4.     Non-Compliance with TDS regulations

For businesses or employers whodraw and collect taxes from a source, having a Tax Deduction Account (TAN)number is essential. Not having TAN can lead to a penalty of Rs 10,000. Thereare two types of fraud that can be committed here:

Non-tax collection: In thiscase, the penalty is the same as the tax that was not deducted from the source.

Failure to complete TDS refund:As income tax return, there is also a deadline to complete TDS forms.

If the TDS refund is notcompleted within the stipulated time, the taxpayer must pay the daily tax afterthe required tax until all payments have been made. The fine, in this case, canstart from Rs10,000 and go up to Rs1, 00,000. To avoid paying this fine,taxpayers must complete TDS refunds before the due date.

5.     Failureto comply with demand Notice

The Department of Income Tax(IT) may issue a notice of need if the dispute arises in the income tax return.When this happens, the IT department issues the required notice stating theamount of tax still owed. Taxpayer is given 30 days to respond to notice ofneed from the date of receipt of the document. Failure to respond and pay duetax may result in penalties.

6.     NotPaying tax as per self-assessment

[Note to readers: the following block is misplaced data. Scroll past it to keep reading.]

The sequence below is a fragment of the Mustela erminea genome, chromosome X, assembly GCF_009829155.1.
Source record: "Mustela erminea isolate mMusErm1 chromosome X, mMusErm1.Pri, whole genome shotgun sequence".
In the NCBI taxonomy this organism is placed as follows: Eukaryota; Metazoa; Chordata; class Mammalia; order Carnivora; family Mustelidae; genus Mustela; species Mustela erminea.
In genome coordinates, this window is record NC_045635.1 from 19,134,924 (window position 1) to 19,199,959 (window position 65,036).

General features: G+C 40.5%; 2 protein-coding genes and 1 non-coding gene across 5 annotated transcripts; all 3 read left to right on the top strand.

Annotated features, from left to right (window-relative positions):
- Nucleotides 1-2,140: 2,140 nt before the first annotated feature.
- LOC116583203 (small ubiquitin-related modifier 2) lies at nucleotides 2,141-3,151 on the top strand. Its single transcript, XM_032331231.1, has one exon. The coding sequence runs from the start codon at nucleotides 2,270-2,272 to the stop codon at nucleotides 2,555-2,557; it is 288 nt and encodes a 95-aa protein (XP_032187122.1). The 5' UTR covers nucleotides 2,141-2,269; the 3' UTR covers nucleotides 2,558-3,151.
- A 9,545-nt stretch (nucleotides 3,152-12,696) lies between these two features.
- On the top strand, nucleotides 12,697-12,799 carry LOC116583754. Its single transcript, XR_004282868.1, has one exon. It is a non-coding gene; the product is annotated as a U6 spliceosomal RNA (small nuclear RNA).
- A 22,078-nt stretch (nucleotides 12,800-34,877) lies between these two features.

Taxpayers who fail to pay all orpart of their self-assessment or interest rates are considered automatictaxpayers. Failure to pay tax as self-assessment is considered tax fraud underSection 140A (1). In such a case, the inspecting officer may charge a fine upto the full amount owed by the government. However, if there is a valid reasonfor not paying the tax such as self-examination, the inspecting authority maywaive the fine.

7.     NotGetting Audited

If an organization does not finditself audited or does not submit a research report under Section 44AB, it mustpay a fine of Rs 1.5 lakhs or 0.5% of its sales revenue, whichever is higher.In addition, if a taxpayer does not submit a report from the trustees asprescribed under Section 92E, he or she must pay a fine of at least Rs 1 lakhor more. To avoid penalties, the taxpayer must keep a record of alltransactions at home and abroad and obtain a report from a chartered accountantin India before or after the deadline. In addition, a 2% penalty for thetransaction amount (international or domestic) will apply if any documentsrequired by this Act are not provided or attached under Section 92 (D) 3.